Philadelphia becomes first major US city with 'soda tax'
Philadelphia has become the first major US city with a soda tax despite a multimillion-dollar campaign by the beverage industry to block it.
The city council gave final approval to a 1.5 cent-per-ounce tax on sugary and diet beverages. The tax is set to take effect in the city, which markets itself as the place where the first flavoured carbonated beverage was sold, on January 1.
Only Berkeley, California, has a similar law. Soda tax proposals have failed in more than 30 cities and states, including twice in Philadelphia, in recent years. Such plans are typically criticised as disproportionately affecting the poor, who are more likely to consume sugary drinks.
Democratic mayor Jim Kenney sold the council on the idea with a plan to spend most of the estimated 90 million dollars (£63 million) in new tax revenue next year to pay for nurseries, community schools and recreation centres.
"Thanks to the tireless advocacy of educators, parents, rec center volunteers and so many others, Philadelphia made a historic investment in our neighbourhoods and in our education system today," he said.
The tax, which passed 13-4, was a hard-fought win for the city. The soda industry spent millions of dollars advertising against the proposal, arguing the tax would be costly to consumers. The plan also attracted national attention and dollars, with former New York mayor Michael Bloomberg and Texas billionaires John and Laura Arnold, advocates for less consumption of sugary drinks, funding ads in support.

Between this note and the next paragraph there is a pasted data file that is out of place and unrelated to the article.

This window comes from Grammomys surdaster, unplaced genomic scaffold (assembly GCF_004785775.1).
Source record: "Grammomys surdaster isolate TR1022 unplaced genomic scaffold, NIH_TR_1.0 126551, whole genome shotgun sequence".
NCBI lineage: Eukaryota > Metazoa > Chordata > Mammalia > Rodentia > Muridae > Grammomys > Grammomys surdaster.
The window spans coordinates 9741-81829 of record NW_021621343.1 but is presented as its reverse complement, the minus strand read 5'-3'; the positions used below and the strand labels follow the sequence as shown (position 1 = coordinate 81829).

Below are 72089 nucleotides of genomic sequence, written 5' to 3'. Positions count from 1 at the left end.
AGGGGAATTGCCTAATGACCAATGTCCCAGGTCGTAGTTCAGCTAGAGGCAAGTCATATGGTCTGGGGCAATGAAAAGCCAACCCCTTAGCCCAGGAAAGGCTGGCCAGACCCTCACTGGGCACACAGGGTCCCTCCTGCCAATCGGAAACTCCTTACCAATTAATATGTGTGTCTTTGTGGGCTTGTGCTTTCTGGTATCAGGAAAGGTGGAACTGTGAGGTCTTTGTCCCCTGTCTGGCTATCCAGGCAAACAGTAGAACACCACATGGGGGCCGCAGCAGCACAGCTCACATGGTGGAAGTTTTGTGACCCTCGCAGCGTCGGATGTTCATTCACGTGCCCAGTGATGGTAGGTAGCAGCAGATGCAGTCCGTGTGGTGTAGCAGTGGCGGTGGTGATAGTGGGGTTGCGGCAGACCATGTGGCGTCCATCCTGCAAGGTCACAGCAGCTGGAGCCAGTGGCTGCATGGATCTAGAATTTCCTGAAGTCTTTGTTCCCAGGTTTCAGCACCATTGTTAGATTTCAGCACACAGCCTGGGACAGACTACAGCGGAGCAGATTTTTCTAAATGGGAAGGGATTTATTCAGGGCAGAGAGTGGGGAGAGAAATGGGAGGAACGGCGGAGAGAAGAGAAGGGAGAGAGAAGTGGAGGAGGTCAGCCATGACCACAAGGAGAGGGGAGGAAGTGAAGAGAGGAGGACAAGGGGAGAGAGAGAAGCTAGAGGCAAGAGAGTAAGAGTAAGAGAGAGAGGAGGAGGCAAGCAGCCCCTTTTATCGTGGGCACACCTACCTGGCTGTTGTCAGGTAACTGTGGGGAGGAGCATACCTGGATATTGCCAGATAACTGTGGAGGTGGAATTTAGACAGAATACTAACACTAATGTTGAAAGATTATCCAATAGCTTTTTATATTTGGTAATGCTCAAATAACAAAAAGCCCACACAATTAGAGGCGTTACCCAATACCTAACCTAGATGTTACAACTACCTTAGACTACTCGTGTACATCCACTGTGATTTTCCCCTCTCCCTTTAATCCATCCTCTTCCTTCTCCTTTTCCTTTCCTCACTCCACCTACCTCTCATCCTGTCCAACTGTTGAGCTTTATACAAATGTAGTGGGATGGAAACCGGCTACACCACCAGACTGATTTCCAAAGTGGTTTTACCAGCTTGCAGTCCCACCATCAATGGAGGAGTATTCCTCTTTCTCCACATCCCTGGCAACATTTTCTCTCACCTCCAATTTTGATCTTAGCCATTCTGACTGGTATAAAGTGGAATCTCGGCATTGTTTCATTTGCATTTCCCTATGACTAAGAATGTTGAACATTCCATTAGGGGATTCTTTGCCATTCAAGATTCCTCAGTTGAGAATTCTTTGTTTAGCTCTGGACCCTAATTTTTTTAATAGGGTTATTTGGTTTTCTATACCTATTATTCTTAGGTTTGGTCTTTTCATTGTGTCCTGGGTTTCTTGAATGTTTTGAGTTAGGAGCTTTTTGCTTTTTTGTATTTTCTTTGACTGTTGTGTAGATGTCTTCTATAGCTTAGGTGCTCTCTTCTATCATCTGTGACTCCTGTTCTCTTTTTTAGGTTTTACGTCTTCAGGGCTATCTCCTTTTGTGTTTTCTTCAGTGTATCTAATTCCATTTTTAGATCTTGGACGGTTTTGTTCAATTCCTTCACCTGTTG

The American Beverage Association called the soda tax "discriminatory and highly unpopular".
"The tax passed today is a regressive tax that unfairly singles out beverages, including low and no-calorie choices," it said a statement.
The association and beverage bottling businessman Harold Honickman promised to fight the tax in court, with Mr Honickman saying it would mean sales will go down and jobs will be lost. He said he could file a lawsuit as soon as this weekend.
Many communities where soda tax proposals have failed sought it as a way to discourage consumers from buying sugary beverages for health reasons.
The case could certainly be made for a healthier Philadelphia, where more than 68% of adults and 41% of children are overweight or obese, but Mr Kenney focused on public interest over public health.
He said last week that Americans generally reject other people telling them what is healthy for them, so his administration tried to stay away from that. He said any health benefits coming from the tax are a bonus.
Though the tax will not be collected until 2017, it will be included in the fiscal budget that starts on July 1.
Some of the money raised will go to pay for city employee benefits and pet projects of council members and to build up municipal budget reserves.